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volunteering frustrations?

Discussion in 'Pre-Medical - DO' started by chicagoml, Jul 19, 2006.

  1. chicagoml

    chicagoml Member
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    Has anyone else had a hard time getting hooked up with hospital-based volunteer opportunities? It seems the hospitals in my area (north side of Chicago) are too busy to even deal with inquiries! I have given myself plenty of time to get started on volunteering - I filled out a bunch of apps a couple of months ago and have played phone tag with some offices and have just not heard back from others. I am amazed that this is so difficult. I finally started the process at one place and came out of a TB test/blood draw looking like a druggie b/c of what the blood taker did to my arm - 9 days later, I still have a very visible bruise on my arm!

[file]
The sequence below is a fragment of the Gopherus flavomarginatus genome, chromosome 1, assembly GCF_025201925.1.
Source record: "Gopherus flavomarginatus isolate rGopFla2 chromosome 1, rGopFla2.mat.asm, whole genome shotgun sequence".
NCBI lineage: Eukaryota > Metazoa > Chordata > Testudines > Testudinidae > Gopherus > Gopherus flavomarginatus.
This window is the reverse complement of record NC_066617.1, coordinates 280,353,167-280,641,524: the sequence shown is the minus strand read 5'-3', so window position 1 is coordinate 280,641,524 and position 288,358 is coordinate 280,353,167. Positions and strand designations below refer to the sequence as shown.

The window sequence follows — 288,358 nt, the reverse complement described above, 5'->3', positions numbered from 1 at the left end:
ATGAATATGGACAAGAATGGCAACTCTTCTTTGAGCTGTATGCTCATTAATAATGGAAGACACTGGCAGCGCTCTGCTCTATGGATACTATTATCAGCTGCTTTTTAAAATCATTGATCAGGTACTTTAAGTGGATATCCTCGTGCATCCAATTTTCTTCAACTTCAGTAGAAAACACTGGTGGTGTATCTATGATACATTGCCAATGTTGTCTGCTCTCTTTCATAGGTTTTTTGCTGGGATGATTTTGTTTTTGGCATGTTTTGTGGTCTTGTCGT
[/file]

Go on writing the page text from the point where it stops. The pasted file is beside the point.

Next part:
Anyway, just venting some frustration and wondering if anyone has tips on how to actually get beyond all of this nonsense and start volunteering.

    I am going to see my physician (DO) tomorrow and plan to talk to her about shadowing her during the upcoming year.
     
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  3. shttthttle

    shttthttle Member
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    ChicagoML,

    I don't know how you feel about hospital volunteering, but I only volunteered in a hospital for a short while (8 hours total) and was still accepted to multiple schools. I found that I was mostly doing administrative work and not really getting the patient contact that I wanted...some other forms of volunteering/work that I did were: